The Terra-i team wishes for all a happy and successful conclusion to the year 2012! A considerable set of innovations and new products to improve the tool will be delivered during the year 2013. Follow us on the website and project facebook page.
Near real-time vegetation loss detection in Southwestern Ethiopia: calibration, validation, and implementation of the Terra-i system
The Alliance of Bioversity International and the International Center for Tropical Agriculture (CIAT) (the Alliance) conducted a training for local stakeholders on the use of Terra-i as part of the collaboration with the Netherlands Development Organisation – SNV in the Coffee Agroforestry and Forest Enhancement for REDD+ (CAFÉ-REDD) Project.
From May 8-12, 2017, the Terra-i team, together with staff from the DGOTA of Peru's Ministry of Environment, carried out the first field validation of vegetative land cover changes detected during Terra-i monitoring for 2016 and 2017, using the technology UAV. This work was carried out under the framework of the project “Sustainable Amazonian Landscapes”. The team carried out over-flights with a Phantom 3 advanced rotor drone and a fixed-wing Ebee drone in seven townships of Yurimaguas. The objective of this work was to recognize the dynamics of land cover and land use changes in the region while at the same time to validate the accuracy of the detections of forest loss being monitored by Terra-i in Yurimaguas.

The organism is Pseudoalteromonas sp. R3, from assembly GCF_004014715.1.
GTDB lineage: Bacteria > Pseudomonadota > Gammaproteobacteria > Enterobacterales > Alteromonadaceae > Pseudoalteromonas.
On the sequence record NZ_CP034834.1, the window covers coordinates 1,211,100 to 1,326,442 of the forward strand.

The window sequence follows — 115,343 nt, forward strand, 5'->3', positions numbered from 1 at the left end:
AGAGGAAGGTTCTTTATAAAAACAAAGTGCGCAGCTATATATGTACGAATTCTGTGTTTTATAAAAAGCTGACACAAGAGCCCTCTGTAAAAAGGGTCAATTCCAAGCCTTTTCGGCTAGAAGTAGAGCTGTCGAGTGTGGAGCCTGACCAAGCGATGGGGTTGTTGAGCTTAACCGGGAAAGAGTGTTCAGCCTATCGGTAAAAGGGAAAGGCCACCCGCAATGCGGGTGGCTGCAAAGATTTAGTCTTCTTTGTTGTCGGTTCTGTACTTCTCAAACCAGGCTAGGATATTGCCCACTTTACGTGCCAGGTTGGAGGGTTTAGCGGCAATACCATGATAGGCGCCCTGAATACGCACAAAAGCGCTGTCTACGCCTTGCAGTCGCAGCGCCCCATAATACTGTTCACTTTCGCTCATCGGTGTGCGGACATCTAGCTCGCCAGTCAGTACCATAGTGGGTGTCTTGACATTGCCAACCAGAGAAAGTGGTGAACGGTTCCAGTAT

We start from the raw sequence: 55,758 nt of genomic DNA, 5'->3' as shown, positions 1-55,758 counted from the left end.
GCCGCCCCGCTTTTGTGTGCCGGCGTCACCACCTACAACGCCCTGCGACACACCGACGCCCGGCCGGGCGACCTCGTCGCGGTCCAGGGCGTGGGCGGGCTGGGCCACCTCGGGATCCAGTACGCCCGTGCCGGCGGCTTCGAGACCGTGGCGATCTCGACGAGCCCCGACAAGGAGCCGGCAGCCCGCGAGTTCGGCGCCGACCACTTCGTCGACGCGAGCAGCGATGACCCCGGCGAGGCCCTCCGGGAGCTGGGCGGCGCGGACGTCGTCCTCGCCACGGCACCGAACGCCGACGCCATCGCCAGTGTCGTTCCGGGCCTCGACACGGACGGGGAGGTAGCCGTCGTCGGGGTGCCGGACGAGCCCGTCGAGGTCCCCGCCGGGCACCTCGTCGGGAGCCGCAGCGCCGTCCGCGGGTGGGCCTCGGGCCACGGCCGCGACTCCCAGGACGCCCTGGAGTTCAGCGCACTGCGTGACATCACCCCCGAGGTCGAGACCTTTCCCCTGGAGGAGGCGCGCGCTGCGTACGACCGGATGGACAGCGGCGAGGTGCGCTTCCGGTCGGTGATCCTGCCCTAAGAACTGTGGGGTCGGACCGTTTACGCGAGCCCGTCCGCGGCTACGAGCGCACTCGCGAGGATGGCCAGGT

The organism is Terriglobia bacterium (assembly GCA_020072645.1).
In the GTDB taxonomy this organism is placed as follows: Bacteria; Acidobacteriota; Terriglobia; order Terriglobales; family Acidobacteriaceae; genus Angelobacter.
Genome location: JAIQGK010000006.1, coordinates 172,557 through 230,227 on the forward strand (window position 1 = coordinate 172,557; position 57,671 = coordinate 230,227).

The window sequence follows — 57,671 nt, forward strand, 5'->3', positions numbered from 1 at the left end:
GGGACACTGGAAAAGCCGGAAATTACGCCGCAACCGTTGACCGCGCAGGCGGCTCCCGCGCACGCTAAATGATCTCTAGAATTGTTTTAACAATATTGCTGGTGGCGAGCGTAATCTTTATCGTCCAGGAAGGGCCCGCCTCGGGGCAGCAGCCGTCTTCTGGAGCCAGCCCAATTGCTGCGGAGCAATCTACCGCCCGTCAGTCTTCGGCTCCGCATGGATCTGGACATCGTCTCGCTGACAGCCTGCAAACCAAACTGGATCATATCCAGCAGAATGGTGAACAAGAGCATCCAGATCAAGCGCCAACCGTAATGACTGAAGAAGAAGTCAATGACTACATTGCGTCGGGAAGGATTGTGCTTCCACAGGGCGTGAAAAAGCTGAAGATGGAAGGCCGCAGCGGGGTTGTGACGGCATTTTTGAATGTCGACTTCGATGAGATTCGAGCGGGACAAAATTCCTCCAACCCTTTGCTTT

The Terra-i team has worked hard on renovating Terra-i’s website since early this year. A set of new features on the website provides interactive contents and facilitates adaptation to the mobile devices of our users. The fresh website was developed using the latest update of an open-source, Java-based web system, Magnolia CMS 5.4.4. This update was customized to add different categories of interaction such as news, vegetation cover changes, and information, among others.
Globally more than 1 billion people depend on forests for their livelihoods. Forests play a crucial role in climate regulation, ecosystem services provision and regulation, water supply, carbon storage and many other functions that support biodiversity. Currently the global rate of deforestation is substantial, and there is a growing need for timely, spatially explicit data that flag natural vegetation changes due to human activities.
The latest update of Terra-i has been used with the Co$ting Nature ecosystem services assessment tool to understand the impacts of recent forest loss in Colombia on biodiversity and ecosystem services.
During the 1st and 12th of June 2015, the Terra-i team, together with the Instituto de Investigaciones de la Amazonía Peruana (IIAP) and the Universidad Nacional Agraria La Molina (VLIR-UNALM), conducted the second field validation of the data produced by the Terra-I system. This time, the study area was the Yurimaguas district, Alto Amazonas province, Loreto region (Peru). We used information on populated places, main roads, rivers and information on land cover changes detected for 2013, 2014 and 2015 to define the 65 sampling points (or Terra-I pixels) for the validation process (Figure 1).